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Review the Equipment Lease Contract Before Signing On the Dotted Line

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Review the Equipment Lease Contract Before Signing On the Dotted Line Powered By Docstoc
					Review the Equipment Lease Contract Before Signing On the Dotted Line
Many business people don't know that equipment leases can be negotiated.
They do a quick read-through of the contract, see that the monthly
payments are what was represented, and sign where indicated. Not
carefully reviewing each paragraph of the agreement can be costly. Long,
drawn-out contracts are often developed by leasing companies to gain
added revenues and advantages for themselves. Consequently, in this
situation, it is to the detriment of the lessee.
This article discloses some of the terms and conditions that are
contained in lease contracts, but can often be negotiated. A properly
trained lease broker can be invaluable in helping the lessee discern the
points of contention and negotiate a fair and equitable agreement.
1. Credit or commitment fees: Some leasing companies will charge you a
fee simply to process the credit application. Others may charge a fee to
keep the credit commitment open after the application has been approved.
These are ridiculous fees that I would advise never paying.
2. End of term option: This is a critical point in the contract. Beware
of language that allows you to buy the equipment at a "mutually
acceptable price" as opposed to fair market value. When a lessor states
they will sell you the equipment at a mutually acceptable price, they can
back you into a corner by charging just about what they want. Fair market
value and $1 buyout leases are legally defined and more quantifiable.
3. The never-ending lease: Some leasing companies try to lock you into a
leasing situation forever and the only way to escape is to pay an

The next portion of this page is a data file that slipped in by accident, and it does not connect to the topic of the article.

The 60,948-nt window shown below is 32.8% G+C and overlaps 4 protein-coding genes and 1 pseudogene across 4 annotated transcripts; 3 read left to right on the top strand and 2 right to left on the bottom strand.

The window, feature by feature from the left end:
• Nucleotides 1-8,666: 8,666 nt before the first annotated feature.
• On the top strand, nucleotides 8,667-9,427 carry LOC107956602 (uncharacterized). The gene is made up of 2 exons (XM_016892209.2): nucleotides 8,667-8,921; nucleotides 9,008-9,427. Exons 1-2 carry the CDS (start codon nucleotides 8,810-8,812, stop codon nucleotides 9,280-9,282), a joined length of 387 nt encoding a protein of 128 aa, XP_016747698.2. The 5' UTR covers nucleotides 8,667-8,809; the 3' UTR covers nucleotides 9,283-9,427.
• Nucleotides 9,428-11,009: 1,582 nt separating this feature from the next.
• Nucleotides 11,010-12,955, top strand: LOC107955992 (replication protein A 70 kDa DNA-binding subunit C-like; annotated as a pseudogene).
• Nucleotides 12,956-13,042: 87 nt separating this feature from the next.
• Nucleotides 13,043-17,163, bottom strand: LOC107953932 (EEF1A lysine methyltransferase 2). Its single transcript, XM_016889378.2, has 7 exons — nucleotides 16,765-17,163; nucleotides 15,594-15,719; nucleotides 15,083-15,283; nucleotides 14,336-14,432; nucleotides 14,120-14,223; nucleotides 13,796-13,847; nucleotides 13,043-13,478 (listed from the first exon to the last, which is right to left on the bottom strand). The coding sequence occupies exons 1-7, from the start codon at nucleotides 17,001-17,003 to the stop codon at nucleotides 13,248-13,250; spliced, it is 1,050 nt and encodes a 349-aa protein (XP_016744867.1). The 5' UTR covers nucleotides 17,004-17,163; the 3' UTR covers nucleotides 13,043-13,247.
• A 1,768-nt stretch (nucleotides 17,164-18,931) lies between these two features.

inordinate fee. Beware of a lease that gives you three options at the end
of the term: a. Buy the equipment at a "mutually agreeable price". b.
Extend the contract at a mutually agreeable price, or c. Return the
equipment to the lessor and strike a new deal at a mutually agreeable
price. These are all poor options for you, the lessee and only serve to
benefit the profit of the leasing company.
4. Equipment pass title fees: These are fees that some lessors charge
when the lessee chooses to buy the equipment at the end of the lease term
and obtain clear title. These fees can be as high as $250 or more.
5. "Put" at end of lease: Make sure that you have an option to buy the
equipment at the end of the lease and not a put. A put may result in
lower monthly payments, but requires you to buy the equipment, as opposed
to an option, which gives you a choice.
6. Delayed payment to vendor: Some leasing firms delay payment to the
vendor for the purpose of increasing their yield. This is unethical,
creates a hardship for the vendor, and makes your company appear in a bad
light.
7. Up-front broker fees:Some lease brokers charge an up-front fee at the
onset of the relationship. I have never charged such a fee because my
compensation is based upon a successful completion of the transaction and
is a percentage of the amount funded.
These are some of the items to look for when reviewing an equipment
lease. Keep in mind that competition among leasing companies is intense
and they do not want to lose your business. Do not be shy about asking
that these fees be taken out of the agreement.
Kent Harlan has been a CPA since 1984 and has provided consulting,
accounting and financial services to several industries. He is the owner
of Ozarks Capital Funding, LLC, a Springfield, MO based company offering
business and heatlhcare financing.
Does your company need to finance new equipment or refinance your
existing inventory of equipment? click here to apply.
EMAIL: kenth@ocflink.com
WEB: http://www.ocflink.com
PHONE: 417.849.7394

				
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